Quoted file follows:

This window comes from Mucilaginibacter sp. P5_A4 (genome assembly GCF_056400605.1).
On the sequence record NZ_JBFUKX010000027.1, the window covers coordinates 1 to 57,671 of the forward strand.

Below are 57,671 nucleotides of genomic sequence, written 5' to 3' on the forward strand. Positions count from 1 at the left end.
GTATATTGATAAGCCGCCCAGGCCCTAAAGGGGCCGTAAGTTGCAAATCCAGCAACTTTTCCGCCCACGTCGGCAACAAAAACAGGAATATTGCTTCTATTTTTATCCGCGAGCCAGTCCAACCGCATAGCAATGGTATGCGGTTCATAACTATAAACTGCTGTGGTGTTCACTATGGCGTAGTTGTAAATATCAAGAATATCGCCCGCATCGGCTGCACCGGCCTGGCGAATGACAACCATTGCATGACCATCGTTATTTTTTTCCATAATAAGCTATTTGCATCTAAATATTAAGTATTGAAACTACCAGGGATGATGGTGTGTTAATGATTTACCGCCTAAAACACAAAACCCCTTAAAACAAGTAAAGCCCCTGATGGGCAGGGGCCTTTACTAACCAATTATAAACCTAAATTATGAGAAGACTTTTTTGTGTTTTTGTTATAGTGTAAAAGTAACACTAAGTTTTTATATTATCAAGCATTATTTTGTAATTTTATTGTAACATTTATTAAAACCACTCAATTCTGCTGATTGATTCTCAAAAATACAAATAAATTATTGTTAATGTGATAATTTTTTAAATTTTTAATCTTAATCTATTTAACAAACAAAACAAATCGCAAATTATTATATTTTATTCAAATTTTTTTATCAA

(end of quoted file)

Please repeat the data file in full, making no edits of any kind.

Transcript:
This window comes from Mucilaginibacter sp. P5_A4 (genome assembly GCF_056400605.1).
On the sequence record NZ_JBFUKX010000027.1, the window covers coordinates 1 to 57,671 of the forward strand.

Below are 57,671 nucleotides of genomic sequence, written 5' to 3' on the forward strand. Positions count from 1 at the left end.
GTATATTGATAAGCCGCCCAGGCCCTAAAGGGGCCGTAAGTTGCAAATCCAGCAACTTTTCCGCCCACGTCGGCAACAAAAACAGGAATATTGCTTCTATTTTTATCCGCGAGCCAGTCCAACCGCATAGCAATGGTATGCGGTTCATAACTATAAACTGCTGTGGTGTTCACTATGGCGTAGTTGTAAATATCAAGAATATCGCCCGCATCGGCTGCACCGGCCTGGCGAATGACAACCATTGCATGACCATCGTTATTTTTTTCCATAATAAGCTATTTGCATCTAAATATTAAGTATTGAAACTACCAGGGATGATGGTGTGTTAATGATTTACCGCCTAAAACACAAAACCCCTTAAAACAAGTAAAGCCCCTGATGGGCAGGGGCCTTTACTAACCAATTATAAACCTAAATTATGAGAAGACTTTTTTGTGTTTTTGTTATAGTGTAAAAGTAACACTAAGTTTTTATATTATCAAGCATTATTTTGTAATTTTATTGTAACATTTATTAAAACCACTCAATTCTGCTGATTGATTCTCAAAAATACAAATAAATTATTGTTAATGTGATAATTTTTTAAATTTTTAATCTTAATCTATTTAACAAACAAAACAAATCGCAAATTATTATATTTTATTCAAATTTTTTTATCAA